Chroma is a recycled-acrylic material by 3form that can be used as a horizontal surface. It’s best used in illuminated designs and is available with a matte finish and thousands of translucent color combinations. Up until now, 3form offered Chroma with 40% pre-consumer recycled content, but the company recently upgraded the formula, as explained in an article about closing the loop.
This is Metem, a material distributed by Minnesota-based Intectural, a sister company of Epicurean Cutting Surfaces and Loll Designs. Metem is made with old milk jugs — like Loll’s Rapson Collection — or to be more specific, post-consumer recycled high density polyethylene (HDPE). It’s highly durable and requires no maintenance, according to Intectural, and can used inside or out in wet or dry applications.
Loll Designs recently announced a new line called the Rapson Collection. As background, it turns out that Toby Rapson, son of the famous Ralph Rapson (architect of Greenbelt Case Study House No. 4), met Loll at an AIA event in Minneapolis and decided to work with the company to resurrect certain of Rapson’s chairs originally designed for Knoll in the 1940s. Loll and Rapson-Inc. came up with a couple prototypes and shared them at ICFF and Dwell on Design this year.
Broom is another chair made by Emeco and Philippe Starck, but this one isn’t made with aluminum. As explained by Starck: “Imagine … a guy who takes a humble broom and starts to clean the workshop, and with this dust he makes new magic.” In this case, the dust is discarded industrial material — 75% reclaimed polypropylene, 15% reclaimed wood fiber, and 10% glass fiber — and the magic is a stackable chair.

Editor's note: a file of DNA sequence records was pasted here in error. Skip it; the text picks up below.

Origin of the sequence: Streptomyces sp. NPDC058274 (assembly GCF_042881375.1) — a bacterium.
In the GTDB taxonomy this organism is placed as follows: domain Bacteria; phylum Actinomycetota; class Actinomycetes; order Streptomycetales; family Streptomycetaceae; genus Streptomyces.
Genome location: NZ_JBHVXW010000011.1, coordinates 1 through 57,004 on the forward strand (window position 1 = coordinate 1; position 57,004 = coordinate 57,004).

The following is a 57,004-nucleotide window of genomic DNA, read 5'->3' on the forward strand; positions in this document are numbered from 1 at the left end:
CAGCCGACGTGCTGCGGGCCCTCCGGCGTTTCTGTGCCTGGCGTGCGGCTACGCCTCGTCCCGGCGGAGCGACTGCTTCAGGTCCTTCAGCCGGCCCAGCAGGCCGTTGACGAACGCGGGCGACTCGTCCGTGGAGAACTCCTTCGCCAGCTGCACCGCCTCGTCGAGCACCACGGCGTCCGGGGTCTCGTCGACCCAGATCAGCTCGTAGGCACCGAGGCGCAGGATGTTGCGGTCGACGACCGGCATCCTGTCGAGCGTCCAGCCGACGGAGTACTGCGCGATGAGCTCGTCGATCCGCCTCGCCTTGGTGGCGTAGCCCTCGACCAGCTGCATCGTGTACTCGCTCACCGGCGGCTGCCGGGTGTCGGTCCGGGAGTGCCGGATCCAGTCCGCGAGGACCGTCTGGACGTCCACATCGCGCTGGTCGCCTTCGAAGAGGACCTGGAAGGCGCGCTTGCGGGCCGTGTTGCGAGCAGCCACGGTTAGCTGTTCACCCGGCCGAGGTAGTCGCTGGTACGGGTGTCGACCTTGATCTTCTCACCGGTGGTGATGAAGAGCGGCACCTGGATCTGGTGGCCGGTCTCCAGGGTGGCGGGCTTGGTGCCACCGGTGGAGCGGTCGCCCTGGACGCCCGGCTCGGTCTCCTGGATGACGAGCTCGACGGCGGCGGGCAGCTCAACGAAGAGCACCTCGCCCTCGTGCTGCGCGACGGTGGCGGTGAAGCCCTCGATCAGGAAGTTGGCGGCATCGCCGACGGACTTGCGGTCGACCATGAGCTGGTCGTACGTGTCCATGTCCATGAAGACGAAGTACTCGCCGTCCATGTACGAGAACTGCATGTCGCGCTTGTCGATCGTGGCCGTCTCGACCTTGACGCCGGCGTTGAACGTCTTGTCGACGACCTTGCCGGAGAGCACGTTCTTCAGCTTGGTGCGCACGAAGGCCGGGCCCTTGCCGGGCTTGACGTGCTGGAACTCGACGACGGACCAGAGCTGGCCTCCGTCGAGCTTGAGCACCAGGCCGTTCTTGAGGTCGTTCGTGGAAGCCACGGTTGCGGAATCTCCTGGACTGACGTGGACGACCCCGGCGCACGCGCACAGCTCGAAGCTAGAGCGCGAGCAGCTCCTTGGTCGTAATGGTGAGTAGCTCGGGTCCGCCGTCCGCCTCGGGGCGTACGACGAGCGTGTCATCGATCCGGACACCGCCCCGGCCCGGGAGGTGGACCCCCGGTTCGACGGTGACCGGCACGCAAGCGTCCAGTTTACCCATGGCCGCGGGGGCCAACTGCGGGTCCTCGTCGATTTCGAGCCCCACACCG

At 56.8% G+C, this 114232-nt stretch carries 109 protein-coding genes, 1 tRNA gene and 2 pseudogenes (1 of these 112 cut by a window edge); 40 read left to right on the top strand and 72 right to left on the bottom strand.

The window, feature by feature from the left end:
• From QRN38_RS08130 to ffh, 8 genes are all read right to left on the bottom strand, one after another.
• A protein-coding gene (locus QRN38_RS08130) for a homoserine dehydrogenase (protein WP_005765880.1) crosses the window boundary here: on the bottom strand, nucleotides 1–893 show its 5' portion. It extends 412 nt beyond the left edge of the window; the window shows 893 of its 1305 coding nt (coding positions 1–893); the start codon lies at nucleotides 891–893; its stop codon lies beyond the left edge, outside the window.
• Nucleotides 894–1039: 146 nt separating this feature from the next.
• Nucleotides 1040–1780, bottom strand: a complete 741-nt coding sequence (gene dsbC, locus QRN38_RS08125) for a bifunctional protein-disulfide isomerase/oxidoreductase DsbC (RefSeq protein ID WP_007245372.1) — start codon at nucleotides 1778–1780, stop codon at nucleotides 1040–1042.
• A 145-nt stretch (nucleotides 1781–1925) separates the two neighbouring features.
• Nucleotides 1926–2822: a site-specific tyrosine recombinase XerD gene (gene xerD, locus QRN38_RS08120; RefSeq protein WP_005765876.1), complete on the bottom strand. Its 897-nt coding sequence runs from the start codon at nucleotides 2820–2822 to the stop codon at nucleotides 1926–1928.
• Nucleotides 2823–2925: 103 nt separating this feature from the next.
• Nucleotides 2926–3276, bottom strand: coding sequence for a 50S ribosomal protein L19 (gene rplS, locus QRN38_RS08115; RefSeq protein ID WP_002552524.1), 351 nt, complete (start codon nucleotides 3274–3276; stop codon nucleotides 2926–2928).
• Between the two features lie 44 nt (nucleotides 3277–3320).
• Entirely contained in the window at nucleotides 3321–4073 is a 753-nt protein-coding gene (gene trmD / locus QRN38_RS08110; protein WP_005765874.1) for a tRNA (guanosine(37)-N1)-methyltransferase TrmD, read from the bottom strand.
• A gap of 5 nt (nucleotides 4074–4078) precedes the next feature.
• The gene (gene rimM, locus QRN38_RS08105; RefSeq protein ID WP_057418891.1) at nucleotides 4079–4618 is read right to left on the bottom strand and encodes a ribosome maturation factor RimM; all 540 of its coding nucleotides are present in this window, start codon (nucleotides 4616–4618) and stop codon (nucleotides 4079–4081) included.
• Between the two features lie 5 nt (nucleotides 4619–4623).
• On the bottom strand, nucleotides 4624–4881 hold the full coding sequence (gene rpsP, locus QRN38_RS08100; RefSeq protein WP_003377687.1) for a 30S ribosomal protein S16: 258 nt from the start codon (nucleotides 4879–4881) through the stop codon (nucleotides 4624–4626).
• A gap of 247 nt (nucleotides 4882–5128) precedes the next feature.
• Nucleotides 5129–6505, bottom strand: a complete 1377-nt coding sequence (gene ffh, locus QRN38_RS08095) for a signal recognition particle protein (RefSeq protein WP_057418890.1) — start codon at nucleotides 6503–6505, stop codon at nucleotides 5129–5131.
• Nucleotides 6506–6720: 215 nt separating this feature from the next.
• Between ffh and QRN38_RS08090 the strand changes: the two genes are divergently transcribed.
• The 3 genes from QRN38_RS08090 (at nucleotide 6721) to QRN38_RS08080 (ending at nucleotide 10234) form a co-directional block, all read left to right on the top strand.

It turns out lighter gypsum wallboard sells well. In July 2010, USG Corporation tested the market for Sheetrock UltraLight panels, which are anywhere from 15-24 pounds lighter per panel depending on the size, and they outsold heavier product, according to NYSE Magazine. Since then, the panels have rolled out to several Home Depot stores and a 40% lighter joint compound was introduced in January this year.
If you like the look of reclaimed wood — and you might, it’s really popular right now — then Pioneer Millworks should be on your radar. The company, located in Farmington, New York and McMinnville, Oregon, carries FSC certification for all of its reclaimed wood and has saved more than 21 million board feet of wood from barns, industrial buildings, and the like. Pioneer Millworks has flooring, siding, paneling, timbers, etc, and it’s all nice stuff. I could think about where to use these materials all day long.